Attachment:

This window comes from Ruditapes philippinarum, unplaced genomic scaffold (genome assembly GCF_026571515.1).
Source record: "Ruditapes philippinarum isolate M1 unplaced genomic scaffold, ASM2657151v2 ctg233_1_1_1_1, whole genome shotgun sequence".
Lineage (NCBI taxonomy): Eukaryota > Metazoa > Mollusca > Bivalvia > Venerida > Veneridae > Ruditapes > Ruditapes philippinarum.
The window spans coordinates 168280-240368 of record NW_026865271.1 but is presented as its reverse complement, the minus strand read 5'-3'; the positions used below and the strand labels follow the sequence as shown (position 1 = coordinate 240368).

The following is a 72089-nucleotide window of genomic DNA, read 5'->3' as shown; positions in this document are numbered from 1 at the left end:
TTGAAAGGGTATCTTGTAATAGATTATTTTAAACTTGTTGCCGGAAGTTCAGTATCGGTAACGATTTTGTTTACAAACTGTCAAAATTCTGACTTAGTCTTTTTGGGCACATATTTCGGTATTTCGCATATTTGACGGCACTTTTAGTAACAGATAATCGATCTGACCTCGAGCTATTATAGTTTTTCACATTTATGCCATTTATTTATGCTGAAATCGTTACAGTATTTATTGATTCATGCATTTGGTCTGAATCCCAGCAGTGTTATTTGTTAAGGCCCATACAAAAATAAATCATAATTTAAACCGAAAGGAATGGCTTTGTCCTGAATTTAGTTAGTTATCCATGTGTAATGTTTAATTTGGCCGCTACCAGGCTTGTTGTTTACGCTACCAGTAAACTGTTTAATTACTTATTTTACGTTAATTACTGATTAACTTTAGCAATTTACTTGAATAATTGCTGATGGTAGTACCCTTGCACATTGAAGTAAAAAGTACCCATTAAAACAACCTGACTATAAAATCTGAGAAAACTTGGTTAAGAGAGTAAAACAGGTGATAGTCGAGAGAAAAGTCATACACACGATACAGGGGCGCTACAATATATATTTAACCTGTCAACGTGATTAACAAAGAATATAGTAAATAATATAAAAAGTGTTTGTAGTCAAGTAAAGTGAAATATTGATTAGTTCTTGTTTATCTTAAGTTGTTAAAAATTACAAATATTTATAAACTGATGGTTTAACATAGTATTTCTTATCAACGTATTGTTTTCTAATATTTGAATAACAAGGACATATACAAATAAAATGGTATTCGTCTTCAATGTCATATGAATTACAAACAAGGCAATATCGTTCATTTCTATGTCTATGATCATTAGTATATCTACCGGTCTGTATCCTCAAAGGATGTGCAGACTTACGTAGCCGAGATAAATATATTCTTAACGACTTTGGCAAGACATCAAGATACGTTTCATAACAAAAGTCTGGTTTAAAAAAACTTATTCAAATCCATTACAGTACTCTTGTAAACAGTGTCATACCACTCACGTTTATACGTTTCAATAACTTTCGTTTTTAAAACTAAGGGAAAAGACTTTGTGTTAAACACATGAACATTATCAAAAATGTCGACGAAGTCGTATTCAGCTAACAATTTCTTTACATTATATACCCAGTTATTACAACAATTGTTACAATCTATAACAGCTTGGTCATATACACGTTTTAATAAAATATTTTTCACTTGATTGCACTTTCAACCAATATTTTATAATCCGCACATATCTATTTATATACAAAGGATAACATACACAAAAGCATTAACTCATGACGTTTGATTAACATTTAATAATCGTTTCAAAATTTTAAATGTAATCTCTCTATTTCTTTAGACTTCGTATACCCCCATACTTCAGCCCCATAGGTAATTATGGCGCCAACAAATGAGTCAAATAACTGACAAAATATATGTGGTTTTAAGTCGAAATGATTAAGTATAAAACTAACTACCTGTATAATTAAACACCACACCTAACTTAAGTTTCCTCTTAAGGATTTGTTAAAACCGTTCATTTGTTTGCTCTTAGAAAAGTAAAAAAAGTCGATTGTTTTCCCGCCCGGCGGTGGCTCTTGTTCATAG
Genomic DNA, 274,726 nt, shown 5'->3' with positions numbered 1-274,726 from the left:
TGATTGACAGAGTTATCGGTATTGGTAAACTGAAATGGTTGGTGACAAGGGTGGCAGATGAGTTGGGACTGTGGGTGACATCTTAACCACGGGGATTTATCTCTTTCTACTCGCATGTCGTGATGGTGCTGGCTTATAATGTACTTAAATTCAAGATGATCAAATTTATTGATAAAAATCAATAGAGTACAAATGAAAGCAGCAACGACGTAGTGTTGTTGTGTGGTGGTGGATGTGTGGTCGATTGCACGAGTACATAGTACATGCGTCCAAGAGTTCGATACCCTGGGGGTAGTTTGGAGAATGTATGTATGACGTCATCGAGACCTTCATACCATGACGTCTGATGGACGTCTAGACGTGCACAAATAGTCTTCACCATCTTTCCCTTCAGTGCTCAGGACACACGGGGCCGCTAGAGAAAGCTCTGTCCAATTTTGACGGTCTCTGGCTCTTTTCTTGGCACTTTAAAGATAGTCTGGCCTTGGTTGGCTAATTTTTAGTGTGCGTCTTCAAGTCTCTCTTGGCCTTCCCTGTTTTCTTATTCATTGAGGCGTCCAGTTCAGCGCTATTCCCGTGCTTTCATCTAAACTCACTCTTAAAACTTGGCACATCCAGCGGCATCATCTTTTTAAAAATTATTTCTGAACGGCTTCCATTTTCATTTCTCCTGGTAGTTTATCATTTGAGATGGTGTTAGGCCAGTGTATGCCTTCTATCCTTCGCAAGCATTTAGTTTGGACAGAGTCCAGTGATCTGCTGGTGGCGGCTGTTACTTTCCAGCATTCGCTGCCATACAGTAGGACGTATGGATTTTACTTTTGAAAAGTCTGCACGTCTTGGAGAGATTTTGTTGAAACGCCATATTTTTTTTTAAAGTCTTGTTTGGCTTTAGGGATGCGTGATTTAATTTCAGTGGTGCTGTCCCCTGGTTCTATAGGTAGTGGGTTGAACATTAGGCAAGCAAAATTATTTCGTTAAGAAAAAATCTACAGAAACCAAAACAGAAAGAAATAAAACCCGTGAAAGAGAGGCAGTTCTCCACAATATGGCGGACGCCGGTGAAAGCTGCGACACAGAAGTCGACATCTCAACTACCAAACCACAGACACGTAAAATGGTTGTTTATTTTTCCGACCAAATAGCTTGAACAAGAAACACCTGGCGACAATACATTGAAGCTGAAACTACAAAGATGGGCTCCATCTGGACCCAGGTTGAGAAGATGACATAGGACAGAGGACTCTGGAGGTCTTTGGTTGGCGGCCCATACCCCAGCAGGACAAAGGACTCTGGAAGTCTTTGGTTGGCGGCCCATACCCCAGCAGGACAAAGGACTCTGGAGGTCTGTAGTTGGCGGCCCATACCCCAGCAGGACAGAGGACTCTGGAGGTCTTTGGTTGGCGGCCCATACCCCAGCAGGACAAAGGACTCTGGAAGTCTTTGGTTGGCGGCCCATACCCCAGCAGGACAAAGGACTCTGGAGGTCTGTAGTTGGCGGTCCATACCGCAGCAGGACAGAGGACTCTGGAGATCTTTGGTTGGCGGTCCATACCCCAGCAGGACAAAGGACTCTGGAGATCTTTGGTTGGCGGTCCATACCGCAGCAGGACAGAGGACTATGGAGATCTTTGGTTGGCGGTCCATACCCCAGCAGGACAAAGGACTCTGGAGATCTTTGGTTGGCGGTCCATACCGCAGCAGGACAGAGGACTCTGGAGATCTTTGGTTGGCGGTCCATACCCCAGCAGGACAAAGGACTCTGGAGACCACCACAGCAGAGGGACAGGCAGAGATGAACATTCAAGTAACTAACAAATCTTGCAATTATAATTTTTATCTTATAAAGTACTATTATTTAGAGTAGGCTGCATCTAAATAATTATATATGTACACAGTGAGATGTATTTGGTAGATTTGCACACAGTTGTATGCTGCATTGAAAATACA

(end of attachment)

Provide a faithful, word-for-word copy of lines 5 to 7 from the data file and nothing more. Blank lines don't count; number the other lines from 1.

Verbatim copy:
The following is a 72089-nucleotide window of genomic DNA, read 5'->3' as shown; positions in this document are numbered from 1 at the left end:
TTGAAAGGGTATCTTGTAATAGATTATTTTAAACTTGTTGCCGGAAGTTCAGTATCGGTAACGATTTTGTTTACAAACTGTCAAAATTCTGACTTAGTCTTTTTGGGCACATATTTCGGTATTTCGCATATTTGACGGCACTTTTAGTAACAGATAATCGATCTGACCTCGAGCTATTATAGTTTTTCACATTTATGCCATTTATTTATGCTGAAATCGTTACAGTATTTATTGATTCATGCATTTGGTCTGAATCCCAGCAGTGTTATTTGTTAAGGCCCATACAAAAATAAATCATAATTTAAACCGAAAGGAATGGCTTTGTCCTGAATTTAGTTAGTTATCCATGTGTAATGTTTAATTTGGCCGCTACCAGGCTTGTTGTTTACGCTACCAGTAAACTGTTTAATTACTTATTTTACGTTAATTACTGATTAACTTTAGCAATTTACTTGAATAATTGCTGATGGTAGTACCCTTGCACATTGAAGTAAAAAGTACCCATTAAAACAACCTGACTATAAAATCTGAGAAAACTTGGTTAAGAGAGTAAAACAGGTGATAGTCGAGAGAAAAGTCATACACACGATACAGGGGCGCTACAATATATATTTAACCTGTCAACGTGATTAACAAAGAATATAGTAAATAATATAAAAAGTGTTTGTAGTCAAGTAAAGTGAAATATTGATTAGTTCTTGTTTATCTTAAGTTGTTAAAAATTACAAATATTTATAAACTGATGGTTTAACATAGTATTTCTTATCAACGTATTGTTTTCTAATATTTGAATAACAAGGACATATACAAATAAAATGGTATTCGTCTTCAATGTCATATGAATTACAAACAAGGCAATATCGTTCATTTCTATGTCTATGATCATTAGTATATCTACCGGTCTGTATCCTCAAAGGATGTGCAGACTTACGTAGCCGAGATAAATATATTCTTAACGACTTTGGCAAGACATCAAGATACGTTTCATAACAAAAGTCTGGTTTAAAAAAACTTATTCAAATCCATTACAGTACTCTTGTAAACAGTGTCATACCACTCACGTTTATACGTTTCAATAACTTTCGTTTTTAAAACTAAGGGAAAAGACTTTGTGTTAAACACATGAACATTATCAAAAATGTCGACGAAGTCGTATTCAGCTAACAATTTCTTTACATTATATACCCAGTTATTACAACAATTGTTACAATCTATAACAGCTTGGTCATATACACGTTTTAATAAAATATTTTTCACTTGATTGCACTTTCAACCAATATTTTATAATCCGCACATATCTATTTATATACAAAGGATAACATACACAAAAGCATTAACTCATGACGTTTGATTAACATTTAATAATCGTTTCAAAATTTTAAATGTAATCTCTCTATTTCTTTAGACTTCGTATACCCCCATACTTCAGCCCCATAGGTAATTATGGCGCCAACAAATGAGTCAAATAACTGACAAAATATATGTGGTTTTAAGTCGAAATGATTAAGTATAAAACTAACTACCTGTATAATTAAACACCACACCTAACTTAAGTTTCCTCTTAAGGATTTGTTAAAACCGTTCATTTGTTTGCTCTTAGAAAAGTAAAAAAAGTCGATTGTTTTCCCGCCCGGCGGTGGCTCTTGTTCATAG
Genomic DNA, 274,726 nt, shown 5'->3' with positions numbered 1-274,726 from the left: